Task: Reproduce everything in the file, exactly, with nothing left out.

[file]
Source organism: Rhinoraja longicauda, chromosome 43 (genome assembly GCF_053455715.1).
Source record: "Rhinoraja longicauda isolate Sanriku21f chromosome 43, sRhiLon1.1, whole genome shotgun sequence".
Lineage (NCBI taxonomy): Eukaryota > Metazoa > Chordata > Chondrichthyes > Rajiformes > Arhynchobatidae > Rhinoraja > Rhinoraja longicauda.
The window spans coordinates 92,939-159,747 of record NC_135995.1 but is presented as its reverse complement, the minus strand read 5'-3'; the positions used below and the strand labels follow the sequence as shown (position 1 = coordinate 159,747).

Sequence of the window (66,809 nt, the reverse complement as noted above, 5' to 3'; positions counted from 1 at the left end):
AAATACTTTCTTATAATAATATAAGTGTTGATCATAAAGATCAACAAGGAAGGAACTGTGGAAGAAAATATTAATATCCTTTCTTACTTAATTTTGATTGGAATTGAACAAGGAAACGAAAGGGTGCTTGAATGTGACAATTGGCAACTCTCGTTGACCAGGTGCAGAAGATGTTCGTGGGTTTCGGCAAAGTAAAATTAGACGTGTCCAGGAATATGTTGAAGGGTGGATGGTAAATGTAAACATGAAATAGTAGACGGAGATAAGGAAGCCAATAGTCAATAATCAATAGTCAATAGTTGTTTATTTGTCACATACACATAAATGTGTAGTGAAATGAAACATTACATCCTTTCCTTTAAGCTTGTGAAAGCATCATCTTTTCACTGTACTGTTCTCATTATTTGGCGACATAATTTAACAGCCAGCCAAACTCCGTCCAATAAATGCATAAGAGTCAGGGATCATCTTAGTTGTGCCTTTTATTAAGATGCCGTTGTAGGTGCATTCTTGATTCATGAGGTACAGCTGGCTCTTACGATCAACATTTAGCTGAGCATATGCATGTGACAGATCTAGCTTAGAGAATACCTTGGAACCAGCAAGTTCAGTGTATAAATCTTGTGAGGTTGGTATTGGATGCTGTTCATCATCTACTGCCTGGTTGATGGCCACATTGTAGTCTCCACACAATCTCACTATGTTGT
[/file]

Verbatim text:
Source organism: Rhinoraja longicauda, chromosome 43 (genome assembly GCF_053455715.1).
Source record: "Rhinoraja longicauda isolate Sanriku21f chromosome 43, sRhiLon1.1, whole genome shotgun sequence".
Lineage (NCBI taxonomy): Eukaryota > Metazoa > Chordata > Chondrichthyes > Rajiformes > Arhynchobatidae > Rhinoraja > Rhinoraja longicauda.
The window spans coordinates 92,939-159,747 of record NC_135995.1 but is presented as its reverse complement, the minus strand read 5'-3'; the positions used below and the strand labels follow the sequence as shown (position 1 = coordinate 159,747).

Sequence of the window (66,809 nt, the reverse complement as noted above, 5' to 3'; positions counted from 1 at the left end):
AAATACTTTCTTATAATAATATAAGTGTTGATCATAAAGATCAACAAGGAAGGAACTGTGGAAGAAAATATTAATATCCTTTCTTACTTAATTTTGATTGGAATTGAACAAGGAAACGAAAGGGTGCTTGAATGTGACAATTGGCAACTCTCGTTGACCAGGTGCAGAAGATGTTCGTGGGTTTCGGCAAAGTAAAATTAGACGTGTCCAGGAATATGTTGAAGGGTGGATGGTAAATGTAAACATGAAATAGTAGACGGAGATAAGGAAGCCAATAGTCAATAATCAATAGTCAATAGTTGTTTATTTGTCACATACACATAAATGTGTAGTGAAATGAAACATTACATCCTTTCCTTTAAGCTTGTGAAAGCATCATCTTTTCACTGTACTGTTCTCATTATTTGGCGACATAATTTAACAGCCAGCCAAACTCCGTCCAATAAATGCATAAGAGTCAGGGATCATCTTAGTTGTGCCTTTTATTAAGATGCCGTTGTAGGTGCATTCTTGATTCATGAGGTACAGCTGGCTCTTACGATCAACATTTAGCTGAGCATATGCATGTGACAGATCTAGCTTAGAGAATACCTTGGAACCAGCAAGTTCAGTGTATAAATCTTGTGAGGTTGGTATTGGATGCTGTTCATCATCTACTGCCTGGTTGATGGCCACATTGTAGTCTCCACACAATCTCACTATGTTGT